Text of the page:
Commodity markets fell once again. I’m beginning to sound like a broken record here, but there’s truly nothing attractive about being on the long side of commodity prices. Deflationary forces are taking hold more strongly now that attention is focused on China’s slowing economy and its ripple effect on commodity prices. As such, I continue to recommend short plays on the commodity-related sectors.
In markets where there is no grid, solar is the first option. Just as happened with cellphones, the frontiers leapfrog the older technology. McKibben uses the example of Bangladesh, a poor country, where people install more than 60,000 solar arrays a month.
The growth rate— and potential — in solar is hard to fathom. SolarCity, which is the largest installer of rooftop solar arrays, finishes one about every three minutes. The CEO and co-founder of Solar City said: “That sounds impressive, but it’s only 200,000 homes so far, out of 40 million [in SolarCity’s market area].” His goal is to get that rate to one every three seconds.
European utilities. Europe is a few years ahead in the solar game. In 2008, the top 20 utilities were worth about $1.3 trillion. Today, they are worth half that. In fact, they have been the worst-performing stocks in Morgan Stanley’s index of global share prices.
There you can see the effect of competition from wind and solar — and net metering, which allows consumers to sell power back to the utilities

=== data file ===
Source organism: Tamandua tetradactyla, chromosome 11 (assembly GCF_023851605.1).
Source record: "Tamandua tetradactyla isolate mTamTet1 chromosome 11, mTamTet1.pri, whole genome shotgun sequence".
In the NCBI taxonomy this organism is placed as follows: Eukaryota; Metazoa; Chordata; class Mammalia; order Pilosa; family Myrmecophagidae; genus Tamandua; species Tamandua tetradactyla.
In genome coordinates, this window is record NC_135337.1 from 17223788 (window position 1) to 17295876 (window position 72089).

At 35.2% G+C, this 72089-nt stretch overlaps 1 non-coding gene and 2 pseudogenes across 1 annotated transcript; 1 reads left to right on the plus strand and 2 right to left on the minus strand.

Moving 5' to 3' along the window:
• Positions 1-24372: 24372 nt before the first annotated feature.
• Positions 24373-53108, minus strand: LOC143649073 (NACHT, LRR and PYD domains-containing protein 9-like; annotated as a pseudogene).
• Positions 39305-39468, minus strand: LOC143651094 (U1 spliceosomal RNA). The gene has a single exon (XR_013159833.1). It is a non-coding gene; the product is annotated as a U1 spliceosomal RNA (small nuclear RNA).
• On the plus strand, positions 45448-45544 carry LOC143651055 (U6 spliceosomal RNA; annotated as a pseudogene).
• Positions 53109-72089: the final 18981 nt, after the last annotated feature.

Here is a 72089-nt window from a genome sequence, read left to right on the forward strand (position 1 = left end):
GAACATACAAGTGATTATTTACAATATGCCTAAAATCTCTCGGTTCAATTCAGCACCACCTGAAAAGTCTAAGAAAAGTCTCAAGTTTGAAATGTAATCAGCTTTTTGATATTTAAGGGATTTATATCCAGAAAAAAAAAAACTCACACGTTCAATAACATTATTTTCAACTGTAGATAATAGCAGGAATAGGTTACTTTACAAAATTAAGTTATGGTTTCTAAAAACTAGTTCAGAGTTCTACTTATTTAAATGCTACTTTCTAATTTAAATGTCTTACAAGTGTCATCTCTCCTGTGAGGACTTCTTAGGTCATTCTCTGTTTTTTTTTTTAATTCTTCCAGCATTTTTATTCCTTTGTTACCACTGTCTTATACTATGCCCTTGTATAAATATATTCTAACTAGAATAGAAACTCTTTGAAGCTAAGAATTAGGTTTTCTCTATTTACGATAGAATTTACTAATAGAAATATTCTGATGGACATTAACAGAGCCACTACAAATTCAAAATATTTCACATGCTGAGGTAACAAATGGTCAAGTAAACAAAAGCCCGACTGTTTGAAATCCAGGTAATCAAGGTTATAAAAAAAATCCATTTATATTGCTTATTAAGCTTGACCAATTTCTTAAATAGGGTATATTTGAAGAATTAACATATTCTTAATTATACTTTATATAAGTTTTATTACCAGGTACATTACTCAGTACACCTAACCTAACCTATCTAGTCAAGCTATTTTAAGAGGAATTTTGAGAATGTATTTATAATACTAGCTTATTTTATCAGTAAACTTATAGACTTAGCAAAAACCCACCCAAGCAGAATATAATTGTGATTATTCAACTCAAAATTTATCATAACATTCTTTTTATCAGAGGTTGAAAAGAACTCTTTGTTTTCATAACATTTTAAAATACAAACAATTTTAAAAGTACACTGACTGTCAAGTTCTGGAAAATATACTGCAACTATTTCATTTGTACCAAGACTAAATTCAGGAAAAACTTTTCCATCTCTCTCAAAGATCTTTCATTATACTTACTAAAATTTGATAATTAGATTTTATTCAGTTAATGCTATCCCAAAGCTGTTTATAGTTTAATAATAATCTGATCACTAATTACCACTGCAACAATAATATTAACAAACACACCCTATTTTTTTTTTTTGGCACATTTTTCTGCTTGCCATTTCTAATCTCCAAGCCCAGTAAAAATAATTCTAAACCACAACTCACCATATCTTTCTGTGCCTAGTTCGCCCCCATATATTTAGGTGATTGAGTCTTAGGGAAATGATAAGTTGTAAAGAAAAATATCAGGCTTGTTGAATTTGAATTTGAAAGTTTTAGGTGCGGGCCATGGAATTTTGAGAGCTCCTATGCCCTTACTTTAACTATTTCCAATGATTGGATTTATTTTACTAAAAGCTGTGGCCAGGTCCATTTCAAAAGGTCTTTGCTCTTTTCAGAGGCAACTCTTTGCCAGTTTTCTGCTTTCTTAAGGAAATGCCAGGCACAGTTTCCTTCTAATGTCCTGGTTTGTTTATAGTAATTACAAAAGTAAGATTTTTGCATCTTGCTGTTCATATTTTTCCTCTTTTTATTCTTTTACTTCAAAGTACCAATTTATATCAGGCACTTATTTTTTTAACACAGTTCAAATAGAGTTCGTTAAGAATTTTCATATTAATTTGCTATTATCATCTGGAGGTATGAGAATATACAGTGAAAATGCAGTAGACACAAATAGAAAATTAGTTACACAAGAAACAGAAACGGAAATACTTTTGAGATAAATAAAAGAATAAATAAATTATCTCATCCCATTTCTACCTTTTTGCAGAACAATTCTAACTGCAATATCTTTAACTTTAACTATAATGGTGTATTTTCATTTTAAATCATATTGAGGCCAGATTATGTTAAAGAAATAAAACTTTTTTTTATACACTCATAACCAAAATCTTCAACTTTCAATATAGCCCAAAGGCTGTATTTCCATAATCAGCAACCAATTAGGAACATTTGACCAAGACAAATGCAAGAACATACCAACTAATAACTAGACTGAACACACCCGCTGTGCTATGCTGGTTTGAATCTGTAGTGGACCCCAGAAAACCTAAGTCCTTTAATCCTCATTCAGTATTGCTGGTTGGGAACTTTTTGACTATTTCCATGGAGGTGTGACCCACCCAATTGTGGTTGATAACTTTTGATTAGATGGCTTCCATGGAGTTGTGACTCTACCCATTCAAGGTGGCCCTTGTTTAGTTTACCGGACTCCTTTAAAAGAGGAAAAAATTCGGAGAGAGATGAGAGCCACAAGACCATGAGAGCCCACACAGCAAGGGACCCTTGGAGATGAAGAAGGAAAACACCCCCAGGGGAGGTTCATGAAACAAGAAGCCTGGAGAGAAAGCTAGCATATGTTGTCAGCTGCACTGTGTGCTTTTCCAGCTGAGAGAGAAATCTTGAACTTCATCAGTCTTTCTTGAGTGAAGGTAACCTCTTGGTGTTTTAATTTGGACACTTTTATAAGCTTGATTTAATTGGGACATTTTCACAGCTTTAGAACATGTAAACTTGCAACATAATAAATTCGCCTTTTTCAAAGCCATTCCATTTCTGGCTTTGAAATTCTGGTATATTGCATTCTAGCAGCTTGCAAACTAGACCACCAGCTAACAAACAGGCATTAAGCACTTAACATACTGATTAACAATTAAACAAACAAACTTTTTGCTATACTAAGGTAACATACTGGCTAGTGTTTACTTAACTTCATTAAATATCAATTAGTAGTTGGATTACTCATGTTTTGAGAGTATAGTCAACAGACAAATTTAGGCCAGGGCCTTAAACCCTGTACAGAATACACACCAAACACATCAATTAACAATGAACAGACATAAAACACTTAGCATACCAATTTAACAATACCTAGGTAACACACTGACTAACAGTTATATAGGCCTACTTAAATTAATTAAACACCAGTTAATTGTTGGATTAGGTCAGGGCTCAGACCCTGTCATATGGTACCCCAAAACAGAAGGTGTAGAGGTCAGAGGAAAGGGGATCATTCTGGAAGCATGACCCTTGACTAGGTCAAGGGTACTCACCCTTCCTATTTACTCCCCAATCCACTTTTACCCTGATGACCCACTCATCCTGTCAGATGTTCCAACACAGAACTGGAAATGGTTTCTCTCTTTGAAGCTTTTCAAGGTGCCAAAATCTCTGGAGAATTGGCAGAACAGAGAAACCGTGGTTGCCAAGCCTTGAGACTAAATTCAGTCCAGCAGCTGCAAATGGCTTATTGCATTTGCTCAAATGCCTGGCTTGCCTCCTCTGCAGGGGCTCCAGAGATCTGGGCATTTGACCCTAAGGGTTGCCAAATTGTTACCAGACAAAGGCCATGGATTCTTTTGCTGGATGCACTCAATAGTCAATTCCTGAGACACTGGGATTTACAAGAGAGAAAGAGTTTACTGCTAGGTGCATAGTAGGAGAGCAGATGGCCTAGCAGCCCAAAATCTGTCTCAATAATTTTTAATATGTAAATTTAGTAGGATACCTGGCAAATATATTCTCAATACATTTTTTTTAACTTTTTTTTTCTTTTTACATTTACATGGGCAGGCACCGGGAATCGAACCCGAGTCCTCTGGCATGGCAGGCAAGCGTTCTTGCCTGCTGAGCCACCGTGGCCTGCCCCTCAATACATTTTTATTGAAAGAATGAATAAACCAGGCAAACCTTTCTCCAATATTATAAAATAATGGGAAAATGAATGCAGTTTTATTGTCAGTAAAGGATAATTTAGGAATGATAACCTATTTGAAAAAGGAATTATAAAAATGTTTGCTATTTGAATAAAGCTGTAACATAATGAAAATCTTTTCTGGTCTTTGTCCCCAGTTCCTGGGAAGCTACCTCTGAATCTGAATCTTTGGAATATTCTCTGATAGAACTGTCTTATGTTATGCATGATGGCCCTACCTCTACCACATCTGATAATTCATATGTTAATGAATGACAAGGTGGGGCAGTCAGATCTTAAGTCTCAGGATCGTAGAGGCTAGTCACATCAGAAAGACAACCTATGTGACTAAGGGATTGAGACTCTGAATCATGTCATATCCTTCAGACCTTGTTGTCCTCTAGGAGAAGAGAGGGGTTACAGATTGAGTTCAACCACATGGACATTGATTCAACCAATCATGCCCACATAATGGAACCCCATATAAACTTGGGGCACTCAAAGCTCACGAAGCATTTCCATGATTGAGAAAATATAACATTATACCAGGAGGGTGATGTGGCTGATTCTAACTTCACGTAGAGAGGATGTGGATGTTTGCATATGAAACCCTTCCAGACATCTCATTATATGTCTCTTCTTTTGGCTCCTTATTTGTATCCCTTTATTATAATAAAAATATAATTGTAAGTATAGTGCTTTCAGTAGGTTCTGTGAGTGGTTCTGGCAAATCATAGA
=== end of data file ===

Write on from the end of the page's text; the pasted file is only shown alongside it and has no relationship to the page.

Add up the above and you see why nearly a third of all new electricity generation today is solar. Solar’s market share is small but gaining rapidly, with a 60% growth rate since 2008. At that rate, solar capacity grows 10-fold every five years.
Long term, these stories spell the death of both coal and natural gas as a source of electricity (and oil too). It will take time, but if you bet on coal or NG, you are on the wrong side of history. Those bets are like those made on newspapers and video rental stores on the eve of the Internet age.
Algos lifting markets nicely and Central Banks happy
Nothing new here Central Banks can manipulate markets just not Commodity prices for most part.
High Sp3ed Frequency traders just follow their lead
More job losses the ripple effect.
Job lossen gain traction
Central Banks fill up on Slumping Oil
In the end true indicator Of Economy are Slumping Commodities.
although this year could be much different with a commodity slump that just won't stop
Remember start accumulating small amount of VIX protection as it is cheapest in July by historical figures.
Oil plunging again
Bye bye growth Economy
Bye bye wage And job growth
That's right recessionary job levels
let's crash that oil price some more thank you very much
Make it Big Texas with those layoffs
Saudi Arabia raking in the money.